Adolescents with poorly controlled asthma are putting their mental health on the line, report Australian researchers.
Their survey of 533 people aged 12-25 with asthma shows just over half have K10 scores which suggest they are likely to have a mental health disorder. This is double the rate in the wider adolescent population.
A survey report released by Asthma Australia calls for GPs to better educate young patients on the management of their condition. It also highlights the need for additional training and support for GPs.
The data shows few adolescents take their daily preventive medications, with many relying heavily on reliever medications such as Ventolin.
“These young people’s reasons for not taking medications regularly included feeling well (and therefore feeling that the medications are not warranted), and their perception that the doctor did not tell them to take it every day,” the researchers report.
However, despite poorly controlled asthma, the vast majority believe their condition is well controlled. Half do not have an asthma plan.
As a result their physical and mental health is suffering, say the researchers.
Asthma Australia medical and scientific advisory committee chairman Dr Simon Bowler says there are two possibilities for mental issues stemming from poor asthma management.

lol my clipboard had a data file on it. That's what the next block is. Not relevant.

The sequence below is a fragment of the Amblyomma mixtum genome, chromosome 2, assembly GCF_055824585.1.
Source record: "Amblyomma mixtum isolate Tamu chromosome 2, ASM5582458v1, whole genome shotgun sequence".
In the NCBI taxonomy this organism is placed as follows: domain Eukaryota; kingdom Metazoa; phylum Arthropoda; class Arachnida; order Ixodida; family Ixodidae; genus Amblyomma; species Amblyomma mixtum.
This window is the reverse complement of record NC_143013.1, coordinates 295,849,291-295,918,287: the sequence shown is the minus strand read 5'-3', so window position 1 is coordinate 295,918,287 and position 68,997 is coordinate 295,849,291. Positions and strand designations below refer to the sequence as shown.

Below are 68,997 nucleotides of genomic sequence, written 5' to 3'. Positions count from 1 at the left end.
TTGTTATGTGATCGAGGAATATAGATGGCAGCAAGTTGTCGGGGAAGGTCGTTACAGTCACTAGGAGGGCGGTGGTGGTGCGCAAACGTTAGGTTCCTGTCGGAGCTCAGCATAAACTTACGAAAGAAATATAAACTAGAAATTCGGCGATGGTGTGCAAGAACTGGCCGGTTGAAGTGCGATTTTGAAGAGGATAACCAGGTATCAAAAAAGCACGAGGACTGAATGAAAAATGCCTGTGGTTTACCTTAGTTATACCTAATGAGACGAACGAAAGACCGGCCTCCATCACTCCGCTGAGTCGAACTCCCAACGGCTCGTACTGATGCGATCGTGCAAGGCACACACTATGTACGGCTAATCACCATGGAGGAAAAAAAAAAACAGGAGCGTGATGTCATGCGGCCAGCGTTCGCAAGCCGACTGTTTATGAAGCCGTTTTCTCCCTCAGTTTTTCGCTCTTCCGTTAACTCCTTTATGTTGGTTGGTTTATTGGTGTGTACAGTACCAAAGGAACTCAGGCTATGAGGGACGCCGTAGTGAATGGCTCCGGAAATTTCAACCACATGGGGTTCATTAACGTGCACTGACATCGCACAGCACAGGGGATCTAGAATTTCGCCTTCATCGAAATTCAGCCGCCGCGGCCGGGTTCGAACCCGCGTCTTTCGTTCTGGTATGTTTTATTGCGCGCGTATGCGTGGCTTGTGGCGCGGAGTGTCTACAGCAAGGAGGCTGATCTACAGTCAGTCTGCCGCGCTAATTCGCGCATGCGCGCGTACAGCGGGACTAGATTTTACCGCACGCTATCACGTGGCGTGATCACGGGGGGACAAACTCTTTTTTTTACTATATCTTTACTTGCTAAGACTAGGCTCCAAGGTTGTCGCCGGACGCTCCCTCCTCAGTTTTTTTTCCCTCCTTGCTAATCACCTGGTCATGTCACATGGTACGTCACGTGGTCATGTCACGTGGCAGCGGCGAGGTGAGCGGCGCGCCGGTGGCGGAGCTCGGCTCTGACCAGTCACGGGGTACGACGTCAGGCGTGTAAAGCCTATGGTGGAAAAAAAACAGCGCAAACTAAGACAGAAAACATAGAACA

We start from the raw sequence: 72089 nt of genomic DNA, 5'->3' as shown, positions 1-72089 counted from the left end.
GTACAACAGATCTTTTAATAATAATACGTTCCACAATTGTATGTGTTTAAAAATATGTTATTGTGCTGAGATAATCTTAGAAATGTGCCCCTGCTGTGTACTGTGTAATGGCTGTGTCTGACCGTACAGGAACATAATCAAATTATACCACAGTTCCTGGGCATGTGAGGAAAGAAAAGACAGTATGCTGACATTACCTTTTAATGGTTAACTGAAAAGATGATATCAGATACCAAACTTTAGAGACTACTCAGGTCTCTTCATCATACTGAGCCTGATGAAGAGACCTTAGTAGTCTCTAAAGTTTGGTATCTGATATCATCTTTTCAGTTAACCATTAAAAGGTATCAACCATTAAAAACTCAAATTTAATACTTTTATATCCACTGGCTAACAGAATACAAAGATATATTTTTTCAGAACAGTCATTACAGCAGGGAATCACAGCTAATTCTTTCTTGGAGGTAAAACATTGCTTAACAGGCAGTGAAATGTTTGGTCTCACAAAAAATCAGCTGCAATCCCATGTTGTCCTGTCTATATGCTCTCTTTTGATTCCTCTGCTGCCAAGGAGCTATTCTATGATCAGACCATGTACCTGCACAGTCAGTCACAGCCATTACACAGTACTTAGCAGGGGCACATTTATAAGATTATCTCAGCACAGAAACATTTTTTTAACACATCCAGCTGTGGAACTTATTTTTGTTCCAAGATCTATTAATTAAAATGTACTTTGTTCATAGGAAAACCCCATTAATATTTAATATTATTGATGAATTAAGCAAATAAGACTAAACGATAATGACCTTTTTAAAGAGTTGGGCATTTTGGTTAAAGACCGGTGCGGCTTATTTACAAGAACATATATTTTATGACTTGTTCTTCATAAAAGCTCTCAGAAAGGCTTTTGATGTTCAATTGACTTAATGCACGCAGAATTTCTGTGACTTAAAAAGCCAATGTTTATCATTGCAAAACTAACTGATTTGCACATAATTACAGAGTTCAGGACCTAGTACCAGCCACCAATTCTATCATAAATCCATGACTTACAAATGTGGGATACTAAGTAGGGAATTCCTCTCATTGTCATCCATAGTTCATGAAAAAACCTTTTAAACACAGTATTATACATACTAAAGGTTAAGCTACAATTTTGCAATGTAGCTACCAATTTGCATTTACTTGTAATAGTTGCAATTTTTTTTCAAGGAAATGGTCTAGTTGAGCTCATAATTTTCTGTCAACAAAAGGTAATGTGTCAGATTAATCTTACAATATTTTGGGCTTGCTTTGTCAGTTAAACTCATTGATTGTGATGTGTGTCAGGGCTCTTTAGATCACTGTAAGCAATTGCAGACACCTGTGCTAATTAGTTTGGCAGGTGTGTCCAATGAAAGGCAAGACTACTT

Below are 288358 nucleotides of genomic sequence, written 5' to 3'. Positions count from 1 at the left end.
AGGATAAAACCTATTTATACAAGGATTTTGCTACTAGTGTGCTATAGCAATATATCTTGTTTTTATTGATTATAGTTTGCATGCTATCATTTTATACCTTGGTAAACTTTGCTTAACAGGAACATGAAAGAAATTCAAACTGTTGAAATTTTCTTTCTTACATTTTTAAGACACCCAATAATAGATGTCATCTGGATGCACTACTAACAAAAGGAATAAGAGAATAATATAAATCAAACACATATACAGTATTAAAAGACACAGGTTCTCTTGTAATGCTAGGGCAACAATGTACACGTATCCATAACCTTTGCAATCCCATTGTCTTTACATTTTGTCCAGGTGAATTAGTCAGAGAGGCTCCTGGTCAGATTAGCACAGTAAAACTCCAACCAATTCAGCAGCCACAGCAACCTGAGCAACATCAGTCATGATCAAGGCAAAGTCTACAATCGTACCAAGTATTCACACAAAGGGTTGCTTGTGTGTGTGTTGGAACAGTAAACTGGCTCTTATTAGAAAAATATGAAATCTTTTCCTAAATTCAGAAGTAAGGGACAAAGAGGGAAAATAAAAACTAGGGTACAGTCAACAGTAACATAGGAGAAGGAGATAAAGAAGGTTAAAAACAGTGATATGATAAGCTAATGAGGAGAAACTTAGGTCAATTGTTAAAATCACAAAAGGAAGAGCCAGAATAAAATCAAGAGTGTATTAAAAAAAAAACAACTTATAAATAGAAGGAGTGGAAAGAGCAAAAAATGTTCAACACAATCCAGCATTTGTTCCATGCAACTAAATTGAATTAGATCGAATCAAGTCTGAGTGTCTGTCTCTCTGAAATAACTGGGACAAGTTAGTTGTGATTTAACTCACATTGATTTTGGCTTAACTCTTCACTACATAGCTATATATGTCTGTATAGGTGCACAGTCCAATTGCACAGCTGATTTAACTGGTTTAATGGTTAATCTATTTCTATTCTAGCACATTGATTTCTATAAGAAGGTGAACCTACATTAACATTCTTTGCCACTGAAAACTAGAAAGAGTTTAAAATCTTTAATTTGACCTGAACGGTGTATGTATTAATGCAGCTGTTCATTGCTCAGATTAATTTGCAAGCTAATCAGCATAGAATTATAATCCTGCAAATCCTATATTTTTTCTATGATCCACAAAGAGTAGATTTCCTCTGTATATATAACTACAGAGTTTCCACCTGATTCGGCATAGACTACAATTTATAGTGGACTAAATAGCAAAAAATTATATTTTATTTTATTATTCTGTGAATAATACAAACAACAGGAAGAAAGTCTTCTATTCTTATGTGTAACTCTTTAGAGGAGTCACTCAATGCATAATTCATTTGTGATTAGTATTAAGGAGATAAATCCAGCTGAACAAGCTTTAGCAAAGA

“Having asthma and not sleeping properly and being breathless during the day causes you mental distress,” Dr Bowler says.
“Or possibly the alternative, which is the mental distress in some way interferes with your ability to look after yourself.”
“I suspect it’s more the former than the latter but we don’t have hard and fast evidence.”
The study authors suggest support be embedded into existing youth-specific mental health services as a way to reach young people outside an asthma-specific context. – with AAP
Adapted from Amanda Davey’s article “Uncontrolled Asthma Rife Among Adolescents” for 6Minutes.
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